Two employees of Phong Dien Animal Sanctuary remove a camera trap in Thua Thien-Hue Province, Vietnam.
Though Vietnam’s park rangers have no qualms about braving some of the country’s harshest terrains in order to protect wildlife, networks of camera traps deployed throughout nature reserves have absolutely increased their ability to observe, study, and protect the most cherished resource – Mother Nature.
In mid-September, six park rangers from Phong Dien Animal Sanctuary set off into the jungles of Thua Thien-Hue Province in central Vietnam to set camera traps – digital cameras which detect motion or body heat – that would allow them to protect and study the local wildlife.
Led by 27-year-old Hoang Tan Phat, the group began their journey with a one-kilometer motorbike ride from the Phong Dien Animal Sanctuary park ranger kiosk to the edge of the forest.
From there, they hiked 25 kilometers through lush forests and over several small waterways until they reached a place for setting up a night camp.
|A team of six people crossed many streams on the way to their campsite in Thua Thien-Hue Province, Vietnam.|
Three of the six team members were part-time employees of the reserve, tasked with navigating the group through the forest and doing most of the heavy lifting.
The other three – all full-time technical experts – joined the trip to help set a network of camera traps across the reserve. These experts included Hoang Tan Phat, Nguyen Van Vien, and Tran Van Nhat.
At just 23 years old, Nhat may have been the youngest member of the group, but he had already been on four trips to set camera traps throughout the forest.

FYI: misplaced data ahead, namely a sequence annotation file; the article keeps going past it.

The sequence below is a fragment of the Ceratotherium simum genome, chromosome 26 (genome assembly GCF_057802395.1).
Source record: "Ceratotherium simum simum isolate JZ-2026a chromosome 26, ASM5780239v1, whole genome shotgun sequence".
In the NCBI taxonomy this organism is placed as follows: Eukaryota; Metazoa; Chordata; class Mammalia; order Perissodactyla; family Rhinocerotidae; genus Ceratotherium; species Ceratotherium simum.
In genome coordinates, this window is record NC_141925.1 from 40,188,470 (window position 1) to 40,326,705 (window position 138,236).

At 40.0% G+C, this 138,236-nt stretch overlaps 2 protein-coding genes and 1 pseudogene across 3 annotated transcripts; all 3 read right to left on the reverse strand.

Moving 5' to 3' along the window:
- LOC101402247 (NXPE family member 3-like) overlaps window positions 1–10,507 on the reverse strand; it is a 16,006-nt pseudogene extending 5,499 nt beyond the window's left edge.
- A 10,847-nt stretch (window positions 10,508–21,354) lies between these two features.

This trip, however, was special for Nhat because it fell on his birthday.
About eight kilometers into the group’s journey, two members of the team raced ahead to set up the camp and prepare dinner.
|The park rangers charged with setting the camera traps at Phong Dien Animal Sanctuary in Thua Thien-Hue Province, Vietnam relax with a simple lunch in the middle of nature.|
The rest traveled a bit slower, stopping often to lay camera traps. Still, even at the slower pace, the group did not waste any time dilly-dallying.
“We had to be quick in case it rained. That would have made the trip very dangerous,” Phat said.
That evening, they reached their campsite – a small hill shaded by lush trees and flanked by a stream.
“It was a great spot to camp because we are sheltered from the rain,” Phat explained.
Harsh forest rains
The next day, it rained until 3:00 pm, yet the team worked through the rough weather, using a specialized device to locate previously placed camera tracks.
|Camera traps at Phong Dien Animal Sanctuary in Thua Thien-Hue Province, Vietnam|
Their mission took them over massive rocks and fallen trees, with one member of the group clearing the way for the others using a small hatchet.
The group found the first two cameras they were looking for quite easily. It was the third camera that forced them to descend a steep hill covered with large tree trunks, bushes, and branches.
For nearly an hour, the group braved the hill and strong winds to reach the third camera, but the success did not mean they could let down their guard on the treacherous path.
“We may have to be very careful during the rainy season. If we’re not, we could pay dearly,” Vien said shortly after slipping and nearly tumbling down a steep hill.
According to park rangers, placing a camera trap is considerably more difficult than removing one, especially when it comes to picking the right spot.
|This Vietnamese crested argus (Rheinardia ocellata) was captured at 6:30 am on May 23, 2021 in this photo supplied by the Phong Dien Animal Sanctuary management in Thua Thien-Hue Province, Vietnam.|